The Surprising Place You Can Now Buy Impossible Burgers

A triumph of science and deception, the plant-based Impossible Burger debuted in 2016 as the first commercial creation of Impossible Foods. The company website explains that the makers began by asking, "What makes meat taste like meat?" For a long time, the answer was "not plants." If anything, most veggie patties taste more like slabs of masochism for meat fans. But the Impossible Burger aimed to please, and it hit the bullseye without harming any actual bulls.

BBC Good Food contributor Juliet Sear gave the Impossible Burger a whirl and was thoroughly impressed, writing, "This definitely had that naughty, fatty taste and texture I was looking for." It didn't exactly match the meat experience, but maybe that's – you guessed it – impossible. Lee Breslouer of Thrillist didn't have a beef with an updated version of the burger either, but he tasted something close to it: "I loved the rush of salt and fat, the chew, and the beef-like taste in every bite. A pleasurable burger from start to finish."

The Impossible Burger has made its way onto the menus of more than 15,000 restaurants worldwide. In 2019, it cemented its status as burger royalty when Burger King proclaimed itself the home of the Impossible Whopper, dethroning the original veggie burger. But those who aren't looking to kneel before a nightmare-faced fast food monarch or go restaurant hopping across the globe can now buy Impossible Burgers in an unexpected place: Walmart.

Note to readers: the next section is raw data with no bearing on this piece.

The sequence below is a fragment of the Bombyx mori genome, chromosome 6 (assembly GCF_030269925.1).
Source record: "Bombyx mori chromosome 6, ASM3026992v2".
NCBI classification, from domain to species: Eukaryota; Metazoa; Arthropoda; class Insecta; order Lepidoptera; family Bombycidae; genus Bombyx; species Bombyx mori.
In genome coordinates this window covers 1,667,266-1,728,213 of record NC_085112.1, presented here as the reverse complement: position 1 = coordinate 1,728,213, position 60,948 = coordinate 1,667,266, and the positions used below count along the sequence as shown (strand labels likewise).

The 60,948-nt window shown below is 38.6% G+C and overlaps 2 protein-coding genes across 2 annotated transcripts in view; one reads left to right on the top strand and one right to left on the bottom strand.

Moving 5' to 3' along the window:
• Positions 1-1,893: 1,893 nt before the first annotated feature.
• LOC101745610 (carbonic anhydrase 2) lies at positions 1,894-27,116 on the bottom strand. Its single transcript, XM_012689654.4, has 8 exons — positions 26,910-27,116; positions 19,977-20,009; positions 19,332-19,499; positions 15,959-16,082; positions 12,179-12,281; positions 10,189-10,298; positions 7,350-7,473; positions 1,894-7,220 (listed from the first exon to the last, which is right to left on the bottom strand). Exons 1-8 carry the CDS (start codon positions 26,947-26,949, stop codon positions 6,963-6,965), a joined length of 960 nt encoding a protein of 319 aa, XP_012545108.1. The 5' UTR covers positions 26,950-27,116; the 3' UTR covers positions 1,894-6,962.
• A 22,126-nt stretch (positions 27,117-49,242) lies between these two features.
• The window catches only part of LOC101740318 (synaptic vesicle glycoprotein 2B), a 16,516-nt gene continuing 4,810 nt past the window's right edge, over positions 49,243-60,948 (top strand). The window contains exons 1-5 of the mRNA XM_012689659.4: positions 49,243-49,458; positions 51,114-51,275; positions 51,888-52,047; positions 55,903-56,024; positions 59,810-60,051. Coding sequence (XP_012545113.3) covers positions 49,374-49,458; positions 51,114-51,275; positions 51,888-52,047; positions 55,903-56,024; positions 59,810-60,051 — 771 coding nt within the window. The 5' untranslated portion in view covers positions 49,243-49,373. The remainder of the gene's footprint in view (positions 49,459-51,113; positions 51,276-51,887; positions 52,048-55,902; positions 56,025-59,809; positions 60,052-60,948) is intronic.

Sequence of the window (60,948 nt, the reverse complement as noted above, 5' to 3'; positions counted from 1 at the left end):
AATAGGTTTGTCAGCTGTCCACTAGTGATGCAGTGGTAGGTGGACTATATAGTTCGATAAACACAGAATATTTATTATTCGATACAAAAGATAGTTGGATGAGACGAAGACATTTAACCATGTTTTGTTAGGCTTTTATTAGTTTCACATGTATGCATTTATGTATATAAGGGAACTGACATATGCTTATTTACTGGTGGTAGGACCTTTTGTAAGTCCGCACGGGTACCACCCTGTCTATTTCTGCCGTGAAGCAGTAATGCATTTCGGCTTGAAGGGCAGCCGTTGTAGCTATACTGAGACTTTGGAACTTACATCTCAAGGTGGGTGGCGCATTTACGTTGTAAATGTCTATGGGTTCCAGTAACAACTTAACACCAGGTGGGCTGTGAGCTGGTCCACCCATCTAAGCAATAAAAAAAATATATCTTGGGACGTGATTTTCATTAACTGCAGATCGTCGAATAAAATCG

Walmart makes the impossible commonplace

What good are great low prices if you can't use them to lie to your taste buds? Presumably, that was the question that Impossible Foods and Walmart were answering when they joined forces. As CNBC, details, the Impossible Burger is slated to be sold at more than 2,000 Walmarts and more than 8,000 retail locations in total. That vastly expands its availability, placing it in stores across all 50 states and in 50 times more retail locations than it was present in six months prior.

It obviously doesn't take a burger scientist to know this is a massive boon for the brand. But Impossible Foods CEO Patrick Brown, who happens to be a biochemist with a medical degree, weighed in on the benefit nonetheless: "Walmart is the largest food retailer in the world. It has a huge presence — 90 percent of the U.S. population lives within a mile of a Walmart store." This is also an opportunity for meat eaters, who comprise roughly 90 percent of Impossible Foods' customers, according to Brown. How now goes Brown's meatless cow? Pretty darn well, and if Walmart customers agree that the Impossible Burger is well done, it won't need Burger King to validate its claim to the food crown.